Deck prisms shed light under the decks of wooden ships
A 4 1/2-inch-high heavy glass pyramid was in a recent house sale. It was inexpensive, but no one knew what it was used for. It was almost too heavy to lift, so it wouldn't be a practical paperweight, but we bought it to display on a table with our obelisks.
A long search of pictures online revealed what it is — a "deck prism." It was used to give extra light to parts of an antique sailing ship that were below the waterline. The first deck prisms were used about 1840. Fire was the best source of light, but it also was very dangerous on a wooden ship, so oil, kerosene lamps and candles were avoided.
My prism was inserted upside down into a hole on the main deck. The glass pyramid point hung down and shed some light into the room below. The base of the prism, now at the top, was set flush into the wooden deck. After a while, the caulking that held the glass would leak and the glass could chip, so the prism was carefully remounted and caulked.
In 1861, a patented threaded light that could be screwed into a metal frame was invented, so prisms lost favor. But reproductions in colored glass still are made and used, and old ones are collected. They usually sell for less than $50.
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Q: I found a box of old printed tablecloths from my parents travels in the 1950s to 1970s. Every time they drove to a new vacation spot, they bought a printed holiday or souvenir tablecloth with a map or pictures of landmarks or other sights in the state. The 50- by 52-inch card table size cloths are in very good shape. Some have never been taken out of the package. Do they have value?
A: Yes. There is even a group, Vintage Tablecloth Lovers Club, for printed tablecloth collectors. These souvenirs were first popular from the 1930s to the 1970s. Their retail price is about $10 or less. Collectors today want tablecloths in mint condition - that is, never used with original paper label and a sewn in tag. A price tag is a plus. Over 1,700 different designs are listed and they were made by hundreds of different manufacturers. You sometimes can date the cloth by the buildings or events pictured or the colors used. They often matched the favorite colors that were used for kitchens when they were made. Recent prices for good, not mint, tablecloths are $40 for a Yellowstone Park souvenir, $18 for a Christmas design, $114 for a view of New York City's Manhattan Island, and $200 for a '50s souvenir cloth with pictures of Florida. About 10 years ago, some gift shops were selling copies of printed cotton souvenir tablecloths for about $75 each.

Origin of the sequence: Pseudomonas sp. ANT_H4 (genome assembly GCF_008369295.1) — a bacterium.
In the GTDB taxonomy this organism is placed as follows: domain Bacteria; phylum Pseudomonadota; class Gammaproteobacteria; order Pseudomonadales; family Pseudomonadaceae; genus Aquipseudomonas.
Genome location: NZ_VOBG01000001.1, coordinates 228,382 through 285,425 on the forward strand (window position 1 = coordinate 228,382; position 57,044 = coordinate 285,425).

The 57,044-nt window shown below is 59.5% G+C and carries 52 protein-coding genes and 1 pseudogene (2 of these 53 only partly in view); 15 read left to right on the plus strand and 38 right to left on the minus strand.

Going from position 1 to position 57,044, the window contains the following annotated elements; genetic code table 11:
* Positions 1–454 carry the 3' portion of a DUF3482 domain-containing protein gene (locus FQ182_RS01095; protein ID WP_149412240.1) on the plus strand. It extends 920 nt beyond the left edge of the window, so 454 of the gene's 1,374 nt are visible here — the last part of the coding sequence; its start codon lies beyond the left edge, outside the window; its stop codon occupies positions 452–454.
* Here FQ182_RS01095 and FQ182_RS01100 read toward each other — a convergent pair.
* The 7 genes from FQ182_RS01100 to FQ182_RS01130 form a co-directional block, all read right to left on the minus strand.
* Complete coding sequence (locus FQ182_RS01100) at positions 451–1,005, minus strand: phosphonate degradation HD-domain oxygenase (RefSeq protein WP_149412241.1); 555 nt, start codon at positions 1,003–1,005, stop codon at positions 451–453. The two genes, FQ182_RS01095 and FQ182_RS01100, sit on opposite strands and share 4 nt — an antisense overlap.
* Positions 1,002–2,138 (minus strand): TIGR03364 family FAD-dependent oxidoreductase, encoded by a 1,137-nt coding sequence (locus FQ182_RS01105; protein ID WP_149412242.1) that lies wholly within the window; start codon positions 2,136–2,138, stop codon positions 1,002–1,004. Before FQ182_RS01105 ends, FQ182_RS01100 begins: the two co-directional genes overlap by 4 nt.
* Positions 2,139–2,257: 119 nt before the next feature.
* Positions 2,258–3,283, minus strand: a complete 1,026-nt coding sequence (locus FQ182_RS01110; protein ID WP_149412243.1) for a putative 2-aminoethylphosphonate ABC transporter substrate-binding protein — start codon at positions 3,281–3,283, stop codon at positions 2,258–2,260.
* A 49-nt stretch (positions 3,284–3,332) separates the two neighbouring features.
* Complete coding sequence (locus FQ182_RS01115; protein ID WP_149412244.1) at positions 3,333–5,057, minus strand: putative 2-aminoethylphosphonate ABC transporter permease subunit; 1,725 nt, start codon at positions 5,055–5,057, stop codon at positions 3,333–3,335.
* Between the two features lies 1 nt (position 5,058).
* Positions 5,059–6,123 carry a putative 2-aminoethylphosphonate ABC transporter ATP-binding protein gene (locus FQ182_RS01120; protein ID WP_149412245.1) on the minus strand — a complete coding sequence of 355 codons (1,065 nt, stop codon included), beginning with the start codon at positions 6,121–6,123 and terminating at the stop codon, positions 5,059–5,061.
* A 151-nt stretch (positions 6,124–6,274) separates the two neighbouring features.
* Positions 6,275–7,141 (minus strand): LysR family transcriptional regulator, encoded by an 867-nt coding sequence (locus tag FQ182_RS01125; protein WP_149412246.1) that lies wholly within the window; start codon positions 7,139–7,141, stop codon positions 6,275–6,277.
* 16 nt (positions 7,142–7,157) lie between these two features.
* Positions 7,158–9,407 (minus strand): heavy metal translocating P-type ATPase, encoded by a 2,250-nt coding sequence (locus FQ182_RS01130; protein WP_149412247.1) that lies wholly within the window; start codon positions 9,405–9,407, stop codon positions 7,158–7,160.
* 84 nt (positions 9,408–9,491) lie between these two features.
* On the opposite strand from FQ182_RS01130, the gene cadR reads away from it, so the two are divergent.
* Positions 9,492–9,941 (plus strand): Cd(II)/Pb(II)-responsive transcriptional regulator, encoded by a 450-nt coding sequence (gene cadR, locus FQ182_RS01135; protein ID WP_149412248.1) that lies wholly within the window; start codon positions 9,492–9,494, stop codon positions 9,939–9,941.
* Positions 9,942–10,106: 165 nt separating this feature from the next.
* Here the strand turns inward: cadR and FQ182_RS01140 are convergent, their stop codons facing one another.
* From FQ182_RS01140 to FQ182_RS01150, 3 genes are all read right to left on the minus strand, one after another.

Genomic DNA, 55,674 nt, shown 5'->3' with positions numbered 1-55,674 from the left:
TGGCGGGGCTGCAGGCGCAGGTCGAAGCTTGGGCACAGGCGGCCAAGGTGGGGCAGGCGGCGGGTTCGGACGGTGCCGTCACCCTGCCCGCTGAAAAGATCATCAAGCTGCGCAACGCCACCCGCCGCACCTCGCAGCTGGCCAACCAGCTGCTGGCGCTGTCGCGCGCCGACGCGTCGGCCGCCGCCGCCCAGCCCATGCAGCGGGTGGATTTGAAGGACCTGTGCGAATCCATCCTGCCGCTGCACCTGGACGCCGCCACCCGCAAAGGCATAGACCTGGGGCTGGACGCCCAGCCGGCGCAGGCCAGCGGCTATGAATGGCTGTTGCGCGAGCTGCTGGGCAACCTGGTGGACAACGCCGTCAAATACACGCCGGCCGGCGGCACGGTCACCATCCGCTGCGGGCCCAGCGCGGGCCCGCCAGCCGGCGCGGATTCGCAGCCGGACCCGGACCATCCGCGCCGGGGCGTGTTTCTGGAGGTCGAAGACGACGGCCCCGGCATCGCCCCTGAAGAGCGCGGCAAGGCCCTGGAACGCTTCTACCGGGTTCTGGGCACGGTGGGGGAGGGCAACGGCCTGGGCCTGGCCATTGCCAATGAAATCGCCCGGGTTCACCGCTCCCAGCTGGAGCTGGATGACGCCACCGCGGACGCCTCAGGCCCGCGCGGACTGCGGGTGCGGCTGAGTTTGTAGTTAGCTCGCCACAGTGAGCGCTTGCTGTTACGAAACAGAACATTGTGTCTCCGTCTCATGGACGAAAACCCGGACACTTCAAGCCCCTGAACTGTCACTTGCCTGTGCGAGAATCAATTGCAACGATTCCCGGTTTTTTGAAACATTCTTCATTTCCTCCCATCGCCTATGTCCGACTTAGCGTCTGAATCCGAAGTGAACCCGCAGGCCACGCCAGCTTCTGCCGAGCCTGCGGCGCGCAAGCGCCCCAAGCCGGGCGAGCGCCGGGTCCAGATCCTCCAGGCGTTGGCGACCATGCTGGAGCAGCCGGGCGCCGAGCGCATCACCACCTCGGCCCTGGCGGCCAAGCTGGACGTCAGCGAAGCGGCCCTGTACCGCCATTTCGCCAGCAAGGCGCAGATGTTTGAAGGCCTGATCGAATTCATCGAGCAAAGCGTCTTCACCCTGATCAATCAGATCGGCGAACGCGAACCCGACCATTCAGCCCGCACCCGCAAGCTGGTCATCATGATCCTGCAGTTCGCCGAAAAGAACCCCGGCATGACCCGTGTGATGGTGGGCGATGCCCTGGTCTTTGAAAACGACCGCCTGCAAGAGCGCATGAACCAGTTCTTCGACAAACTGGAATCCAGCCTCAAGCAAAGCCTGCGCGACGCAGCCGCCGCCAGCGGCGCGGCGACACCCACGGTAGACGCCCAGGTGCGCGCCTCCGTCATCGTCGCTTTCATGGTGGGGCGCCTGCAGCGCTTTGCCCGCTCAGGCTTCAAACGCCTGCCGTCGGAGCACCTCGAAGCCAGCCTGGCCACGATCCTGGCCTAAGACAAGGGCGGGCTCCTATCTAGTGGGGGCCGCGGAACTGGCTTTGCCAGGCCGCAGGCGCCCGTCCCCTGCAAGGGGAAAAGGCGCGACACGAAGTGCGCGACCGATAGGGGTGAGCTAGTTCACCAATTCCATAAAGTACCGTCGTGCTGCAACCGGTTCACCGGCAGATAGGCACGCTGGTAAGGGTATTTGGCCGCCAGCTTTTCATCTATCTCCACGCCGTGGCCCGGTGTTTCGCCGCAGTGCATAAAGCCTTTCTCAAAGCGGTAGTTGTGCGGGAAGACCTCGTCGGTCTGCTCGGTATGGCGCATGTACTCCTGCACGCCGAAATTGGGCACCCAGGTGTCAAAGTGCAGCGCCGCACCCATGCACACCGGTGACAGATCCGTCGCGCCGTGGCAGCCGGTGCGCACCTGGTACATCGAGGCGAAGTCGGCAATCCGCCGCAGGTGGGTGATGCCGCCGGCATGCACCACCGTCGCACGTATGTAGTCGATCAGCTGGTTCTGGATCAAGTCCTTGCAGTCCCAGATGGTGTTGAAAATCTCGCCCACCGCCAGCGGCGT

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Q: Are the paint and glaze on Della-Ware pottery safe? I have a set of Della-Ware dishes and would like to know if they are safe to use.
A: Stangl Pottery began making Della-Ware in 1942. Special pieces, which Stangl called "Fancy Pieces," were made to match dinnerware patterns for Frederik Lunning and for Fisher, Bruce & Co. Pieces made for Frederik Lunning include a salad bowl, candy jar, hors d'oeuvres tray and vase. Pieces made for Fisher, Bruce & Co. include a round tray, two sizes of fluted bowls and a candy dish. Stangl also sold some pieces themselves. Most dishes made by manufacturers in the United States are lead free and safe to use. Glazes on some antique pottery and on pottery made in Mexico may contain lead. Don't use any dishes for food that have cracked glaze. You can find out if the glaze on your pottery is safe by using a lead-testing kit, available at a hardware store or online. If lead is leaching out of the glaze, it will change color when swabbed with the solution in the kit.
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Q: To commemorate a longtime friendship, a friend gave us a Tiffany & Company crystal regulator mantel clock. It is solid brass and measures 15 by 9 inches. It works well. Our friend said it was from the 1820s, but he was unable to find written information. Do you have any information about this wonderful clock and would you have a possible value?